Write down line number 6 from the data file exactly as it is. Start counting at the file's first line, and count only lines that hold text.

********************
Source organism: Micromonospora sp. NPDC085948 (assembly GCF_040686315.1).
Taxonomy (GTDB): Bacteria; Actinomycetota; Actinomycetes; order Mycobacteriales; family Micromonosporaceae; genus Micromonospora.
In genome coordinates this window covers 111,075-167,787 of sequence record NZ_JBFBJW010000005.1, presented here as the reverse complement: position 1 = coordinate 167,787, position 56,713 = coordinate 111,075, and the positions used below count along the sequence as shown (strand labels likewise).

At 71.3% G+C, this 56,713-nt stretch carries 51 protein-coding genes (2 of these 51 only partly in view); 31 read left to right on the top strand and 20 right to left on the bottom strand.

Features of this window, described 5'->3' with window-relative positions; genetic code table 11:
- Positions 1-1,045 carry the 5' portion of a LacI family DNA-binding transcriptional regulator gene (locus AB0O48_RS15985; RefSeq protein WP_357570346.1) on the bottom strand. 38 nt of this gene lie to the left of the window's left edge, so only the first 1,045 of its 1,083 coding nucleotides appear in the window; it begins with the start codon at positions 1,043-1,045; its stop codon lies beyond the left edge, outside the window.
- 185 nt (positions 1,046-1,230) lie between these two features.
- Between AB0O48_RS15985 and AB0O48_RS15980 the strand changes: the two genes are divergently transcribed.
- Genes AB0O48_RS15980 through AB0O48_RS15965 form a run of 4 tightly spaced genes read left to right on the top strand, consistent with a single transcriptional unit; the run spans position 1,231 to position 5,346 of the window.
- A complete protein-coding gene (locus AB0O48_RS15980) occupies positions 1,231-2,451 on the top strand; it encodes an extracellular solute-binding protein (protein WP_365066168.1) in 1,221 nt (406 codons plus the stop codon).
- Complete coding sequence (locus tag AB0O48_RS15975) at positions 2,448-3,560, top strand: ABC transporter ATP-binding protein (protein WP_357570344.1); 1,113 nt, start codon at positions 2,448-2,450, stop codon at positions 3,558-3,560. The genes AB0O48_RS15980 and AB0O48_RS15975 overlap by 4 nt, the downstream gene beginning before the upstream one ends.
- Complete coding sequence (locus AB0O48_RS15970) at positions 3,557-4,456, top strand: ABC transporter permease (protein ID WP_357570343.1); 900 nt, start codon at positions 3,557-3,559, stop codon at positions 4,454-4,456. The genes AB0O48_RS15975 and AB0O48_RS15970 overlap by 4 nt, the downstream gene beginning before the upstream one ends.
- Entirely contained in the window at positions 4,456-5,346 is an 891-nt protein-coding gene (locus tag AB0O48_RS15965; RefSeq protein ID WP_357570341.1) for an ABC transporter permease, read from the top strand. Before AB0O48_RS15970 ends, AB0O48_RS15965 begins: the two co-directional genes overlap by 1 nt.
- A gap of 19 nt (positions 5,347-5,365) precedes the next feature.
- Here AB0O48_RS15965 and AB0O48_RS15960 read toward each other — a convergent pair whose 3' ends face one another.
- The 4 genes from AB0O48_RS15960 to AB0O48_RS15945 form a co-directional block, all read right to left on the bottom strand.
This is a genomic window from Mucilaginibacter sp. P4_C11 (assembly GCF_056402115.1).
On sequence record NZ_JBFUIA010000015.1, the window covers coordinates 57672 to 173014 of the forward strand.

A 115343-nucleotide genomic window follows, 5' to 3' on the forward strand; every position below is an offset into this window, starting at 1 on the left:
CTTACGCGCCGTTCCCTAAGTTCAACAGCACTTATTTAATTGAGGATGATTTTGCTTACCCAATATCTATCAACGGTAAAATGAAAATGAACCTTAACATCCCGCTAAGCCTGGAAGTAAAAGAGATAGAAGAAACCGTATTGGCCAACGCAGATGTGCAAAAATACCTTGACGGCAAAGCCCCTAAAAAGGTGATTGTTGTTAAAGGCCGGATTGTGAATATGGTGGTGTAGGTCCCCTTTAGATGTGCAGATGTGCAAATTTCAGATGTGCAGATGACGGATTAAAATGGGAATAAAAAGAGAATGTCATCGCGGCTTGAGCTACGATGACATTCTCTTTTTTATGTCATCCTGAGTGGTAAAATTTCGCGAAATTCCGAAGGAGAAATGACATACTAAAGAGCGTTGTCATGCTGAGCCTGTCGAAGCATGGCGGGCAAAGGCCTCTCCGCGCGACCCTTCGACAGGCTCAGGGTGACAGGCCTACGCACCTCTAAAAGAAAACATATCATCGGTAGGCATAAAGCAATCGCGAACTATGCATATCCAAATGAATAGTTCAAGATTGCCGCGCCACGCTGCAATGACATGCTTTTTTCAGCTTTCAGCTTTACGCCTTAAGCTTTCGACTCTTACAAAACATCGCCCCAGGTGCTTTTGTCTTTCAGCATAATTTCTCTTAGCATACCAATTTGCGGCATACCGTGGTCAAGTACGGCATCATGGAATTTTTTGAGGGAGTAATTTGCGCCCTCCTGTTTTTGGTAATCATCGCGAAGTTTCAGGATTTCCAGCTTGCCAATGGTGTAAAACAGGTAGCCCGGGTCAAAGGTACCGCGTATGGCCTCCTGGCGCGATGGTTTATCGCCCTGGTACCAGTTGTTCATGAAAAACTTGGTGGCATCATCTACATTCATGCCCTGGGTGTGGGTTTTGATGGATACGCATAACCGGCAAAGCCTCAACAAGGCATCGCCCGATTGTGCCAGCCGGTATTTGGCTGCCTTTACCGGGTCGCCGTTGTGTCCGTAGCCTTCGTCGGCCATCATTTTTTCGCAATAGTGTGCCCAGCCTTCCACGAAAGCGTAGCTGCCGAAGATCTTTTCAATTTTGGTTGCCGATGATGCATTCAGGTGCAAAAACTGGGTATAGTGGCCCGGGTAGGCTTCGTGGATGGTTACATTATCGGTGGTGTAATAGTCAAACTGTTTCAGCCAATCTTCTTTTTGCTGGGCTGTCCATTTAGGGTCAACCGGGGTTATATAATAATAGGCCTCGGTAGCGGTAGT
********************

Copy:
- Positions 1-1,045 carry the 5' portion of a LacI family DNA-binding transcriptional regulator gene (locus AB0O48_RS15985; RefSeq protein WP_357570346.1) on the bottom strand. 38 nt of this gene lie to the left of the window's left edge, so only the first 1,045 of its 1,083 coding nucleotides appear in the window; it begins with the start codon at positions 1,043-1,045; its stop codon lies beyond the left edge, outside the window.